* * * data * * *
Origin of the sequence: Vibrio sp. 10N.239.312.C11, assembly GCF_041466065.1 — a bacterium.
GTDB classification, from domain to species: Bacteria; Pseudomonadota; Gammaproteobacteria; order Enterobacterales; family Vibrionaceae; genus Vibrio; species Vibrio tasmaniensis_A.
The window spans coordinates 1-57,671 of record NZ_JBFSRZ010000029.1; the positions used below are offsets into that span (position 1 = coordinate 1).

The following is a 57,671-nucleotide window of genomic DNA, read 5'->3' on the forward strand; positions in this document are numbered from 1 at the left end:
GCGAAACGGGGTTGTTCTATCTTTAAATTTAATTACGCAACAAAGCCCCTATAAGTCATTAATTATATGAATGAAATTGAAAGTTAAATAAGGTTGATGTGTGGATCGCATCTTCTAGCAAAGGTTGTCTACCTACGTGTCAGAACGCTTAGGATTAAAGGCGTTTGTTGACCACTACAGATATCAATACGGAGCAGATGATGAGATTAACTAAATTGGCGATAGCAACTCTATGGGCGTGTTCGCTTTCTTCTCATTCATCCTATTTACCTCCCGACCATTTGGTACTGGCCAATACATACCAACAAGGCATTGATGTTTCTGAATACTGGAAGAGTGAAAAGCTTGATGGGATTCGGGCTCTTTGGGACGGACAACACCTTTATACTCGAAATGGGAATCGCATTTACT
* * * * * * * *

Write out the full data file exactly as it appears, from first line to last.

Origin of the sequence: Vibrio sp. 10N.239.312.C11, assembly GCF_041466065.1 — a bacterium.
GTDB classification, from domain to species: Bacteria; Pseudomonadota; Gammaproteobacteria; order Enterobacterales; family Vibrionaceae; genus Vibrio; species Vibrio tasmaniensis_A.
The window spans coordinates 1-57,671 of record NZ_JBFSRZ010000029.1; the positions used below are offsets into that span (position 1 = coordinate 1).

The following is a 57,671-nucleotide window of genomic DNA, read 5'->3' on the forward strand; positions in this document are numbered from 1 at the left end:
GCGAAACGGGGTTGTTCTATCTTTAAATTTAATTACGCAACAAAGCCCCTATAAGTCATTAATTATATGAATGAAATTGAAAGTTAAATAAGGTTGATGTGTGGATCGCATCTTCTAGCAAAGGTTGTCTACCTACGTGTCAGAACGCTTAGGATTAAAGGCGTTTGTTGACCACTACAGATATCAATACGGAGCAGATGATGAGATTAACTAAATTGGCGATAGCAACTCTATGGGCGTGTTCGCTTTCTTCTCATTCATCCTATTTACCTCCCGACCATTTGGTACTGGCCAATACATACCAACAAGGCATTGATGTTTCTGAATACTGGAAGAGTGAAAAGCTTGATGGGATTCGGGCTCTTTGGGACGGACAACACCTTTATACTCGAAATGGGAATCGCATTTACT